I quickly cooked some chicken breast in a pan, along with some cooked red cabbage and carrots. For the sauce, I used soy sauce, sake, ground ginger, garlic powder, honey, sugar, and oj. Why oj? I've used it before in teriyaki marinades for bbq, so decided to put it in for fun. Cooking is about experimenting, isn't it? Yeah, I was lazy too and used the powder. Overall, the sauce came out okay, but it felt like it was missing something. Still, I thought it was better than some of the teriyaki places I've had in the area. This isn't to boast about my cooking; rather, it's just to point out that the places that serve teriyaki aren't very good. Anyhow, I put it over some rice, and I ate it with some siracha sauce and kimchi. Overall, I was satisfied with my meal.

I do have a question though. You know at those fast food type chinese places, and you order their chicken? How does it come out so moist? Is it a different part of the chicken, or is it the way that they cook it?

Lastly, my parents went to Korea a couple weeks back, and I was very specific about what I wanted: some fresh mountain spring water(I remember having some as a kid, and it was delicious. of course memory is a very unreliable thing...) and yut, a sort of Korean rice taffy candy that will wreck absolute havoc on your teeth. What I got instead was a Polo hat and Godiva chocolates...lol. But if I've learned anything about food blogging, there are plenty of opportunities to write about food, so here ya go:

Yeah yeah yeah. I understand that the flash created that glare, but without it, the chocolates don't look as nice. I have never really eaten much Godiva before, simply because of the price, and the fact that I don't see it around at the places I shop at. Anyhow, I liked how these looked and wanted to take a picture of them. I've only eaten a couple, and they are pretty good. I think I had a truffle one, and one with some sort of honey paste. But would I go out and buy some? Hell no. I'm fine with my See's Candies, or even a Reese's Peanut Butter cup...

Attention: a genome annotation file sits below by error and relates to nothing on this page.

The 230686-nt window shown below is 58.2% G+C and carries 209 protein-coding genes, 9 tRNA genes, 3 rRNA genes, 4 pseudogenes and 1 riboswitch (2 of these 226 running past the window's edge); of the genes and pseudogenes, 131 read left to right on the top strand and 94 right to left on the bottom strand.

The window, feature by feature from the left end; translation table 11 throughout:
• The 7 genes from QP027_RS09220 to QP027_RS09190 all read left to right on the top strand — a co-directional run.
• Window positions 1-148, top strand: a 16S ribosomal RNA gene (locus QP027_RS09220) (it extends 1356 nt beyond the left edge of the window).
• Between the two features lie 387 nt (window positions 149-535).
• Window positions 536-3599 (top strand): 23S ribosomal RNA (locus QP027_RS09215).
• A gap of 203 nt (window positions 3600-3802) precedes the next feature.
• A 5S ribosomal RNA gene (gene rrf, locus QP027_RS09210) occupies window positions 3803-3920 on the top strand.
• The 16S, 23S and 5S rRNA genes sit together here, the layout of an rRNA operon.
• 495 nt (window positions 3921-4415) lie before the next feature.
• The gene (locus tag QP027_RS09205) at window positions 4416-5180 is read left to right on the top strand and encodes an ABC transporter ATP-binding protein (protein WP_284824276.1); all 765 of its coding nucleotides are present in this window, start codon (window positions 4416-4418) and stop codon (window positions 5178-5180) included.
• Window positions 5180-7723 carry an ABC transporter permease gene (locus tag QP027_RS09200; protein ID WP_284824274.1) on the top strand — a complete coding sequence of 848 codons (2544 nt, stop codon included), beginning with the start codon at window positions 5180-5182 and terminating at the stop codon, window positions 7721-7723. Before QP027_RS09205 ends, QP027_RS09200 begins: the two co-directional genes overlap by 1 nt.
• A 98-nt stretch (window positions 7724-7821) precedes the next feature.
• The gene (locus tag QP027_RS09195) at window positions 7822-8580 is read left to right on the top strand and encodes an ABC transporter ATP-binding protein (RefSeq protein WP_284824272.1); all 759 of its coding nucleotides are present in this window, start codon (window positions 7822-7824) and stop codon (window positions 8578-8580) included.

1 final done, 4 more to go...then it's off to San Diego!

6 rah rah rahs:

Selba said...

Thai food is one of my favourite food because of the sweet, sour and hot taste :)

Barefoot Plumies said...

Your teri chicken looks yummy!

I don't cook a lot of Chinese food but the one thing my Mom always told me was cook the chicken separately just until the pink is done, the out of the pan and set aside. And then after everything else is cooked (assuming this is stir fry), then put the chicken back in, stir, and then serve. This way the chicken doesn't become overcooked and (ick) dry.

Good luck on the rest of your finals and have a great holiday break!

Barefoot Plumies said...

Oops, I meant to say "until the pink is gone."

dcfoodie said...

i'm allergic to pineapple. you don't know nuthin about chocolate neither. Everything is juicy if you fry it.

Kelvin said...

First time I've seen that kinda soup with insanely tiny noodles. Intersting.

I remember out buddy breaking the news to you that "real" pad thai wasn't orange like we're used to at Spices. lol.

The chicken at High Thai on campus is also just dry. Probably because they pre-cook it hours before combining into the dish. The trick, like dcfoodie said, is to deep fry it, *drools*, or to use a meat tenderizer before hand. Some chinese places use baking soda, I think.

KirkK said...

Thanks for the mention and the link Sawyer! That's very kind of you. I can't tell, but did you keep the skin of the chicken? That will help.